We are, of course, living in the post-Anders Behring Breivik world, a world in which journalists will — for valid reasons — be digging into the faith connections of anyone who launches any kind of violent attack on Islamic institutions or who attacks anyone who is somehow related to the growth of Islam in the West.
Let me stress this again: Journalists should be looking for the facts about this subject, they should be probing for any connections between acts of violence and Christian organizations and networks (or groups that are Jewish, atheist or simply anti-religious). This is a valid subject for journalistic digging.
This brings us to the following Religious News Service update about an attack on a mosque in Oregon. I cannot find a working URL for this story in Google News or on the RNS site (if you find one, let me know), so I will simply share the key parts of this short story.
Needless to say, the phrase “Christian warrior” made it into the headline.
Federal officials have charged a self-styled Christian warrior with a hate crime for allegedly setting fire to an Oregon mosque last year.
Cody J. Crawford, 24, was charged with setting fire outside the Salman Alfarisis Islamic Center in Corvallis, Ore., last November after a man who attended the mosque was charged in a plot to detonate a bomb at a Christmas tree lighting ceremony in downtown Portland. …
Assistant U.S. Attorney William “Bud” Fitzgerald said Crawford suffers from “a pattern of bipolarity and alcohol addiction.” Crawford’s court-appointed lawyer, Bryan Lessley, said he intends “to spend awhile trying to get to the bottom of that.”
A federal search warrant affidavit recalled rants Crawford made about Muslims and descriptions of himself as a Christian warrior during two unrelated contacts with police last December.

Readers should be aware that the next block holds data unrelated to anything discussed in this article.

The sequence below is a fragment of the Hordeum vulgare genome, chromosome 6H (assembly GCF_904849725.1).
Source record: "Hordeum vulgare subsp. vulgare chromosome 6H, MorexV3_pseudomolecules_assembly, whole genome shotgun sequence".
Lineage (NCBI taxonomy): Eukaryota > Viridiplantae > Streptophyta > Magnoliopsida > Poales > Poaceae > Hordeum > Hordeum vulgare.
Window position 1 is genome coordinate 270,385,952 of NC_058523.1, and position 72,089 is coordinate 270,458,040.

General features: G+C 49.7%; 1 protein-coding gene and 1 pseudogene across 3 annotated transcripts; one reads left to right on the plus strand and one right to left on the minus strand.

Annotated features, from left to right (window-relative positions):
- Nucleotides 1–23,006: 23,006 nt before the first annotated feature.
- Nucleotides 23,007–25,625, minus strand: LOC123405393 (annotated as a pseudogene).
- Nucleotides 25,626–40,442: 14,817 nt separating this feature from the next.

“You look like Obama. You are a Muslim like him. Jihad goes both ways, Christians can jihad too,” he told an officer in McMinnville, Ore., on Dec. 14. …
It’s important to note that neither conservative Christianity (especially Protestantism) nor traditional Islam have anything positive to say about the abuse of alcohol. However, local authorities believe that this self-proclaimed “Christian warrior” has a history of alcohol addiction, as well as abuse. Odds are good that this man is not a Bible-thumping Baptist or some other kind of evangelical or fundamentalist.
Should reporters mention this man’s rants about being a “Christian warrior”? Of course they should. The question, however, is whether they should stop there or dig deeper. Otherwise, many readers could be confused.
This is kind of like a news organization reporting that an anti-abortion activist attacked a clinic, without digging deeper to find out if this violent activist is flying solo or is linked to any congregation or organization. It also helps to know if the attacker (as has often been the case) is a loner BECAUSE he has been tossed out a church or pro-life group due to his insistence that violence is justifiable.
In other words, it’s crucial to know if a religious believer is linked to his or her claimed religious tradition in any meaningful way. Do they practice this faith that they claim? Are they linked to specific religious community or have they been sheltered by one? Are they, in other words, believers or heretics?
To cut to the chase: Is this self-proclaimed “Christian warrior” a church of one?
These are the same questions — obviously — that should be asked when reporters deal with acts of violence by those who are claiming to be Muslims or members of any other faith. As I wrote after the Norway bloodshed:
… (What) are journalists looking for? I would say they are seeking the exact kinds of facts and leads that they would be seeking if this person was alleged to be a radical Muslim. We need to know what he has said, what he has read, what sanctuaries he has chosen and the religious leaders who have guided him.
Also, follow the money. … To what religious causes has he made donations? Is he a contributing member of a specific congregation in a specific denomination? Were the contributions accepted or rejected?
In Oregon, let’s start with one basic question: Where did Crawford go to church? Have police investigated this? Has this “Christian warrior” been worshiping with others who support his actions? Are there any other “Christian warriors” out there?
Find those facts — if they exist — and journalists would have a deeper and more accurate story.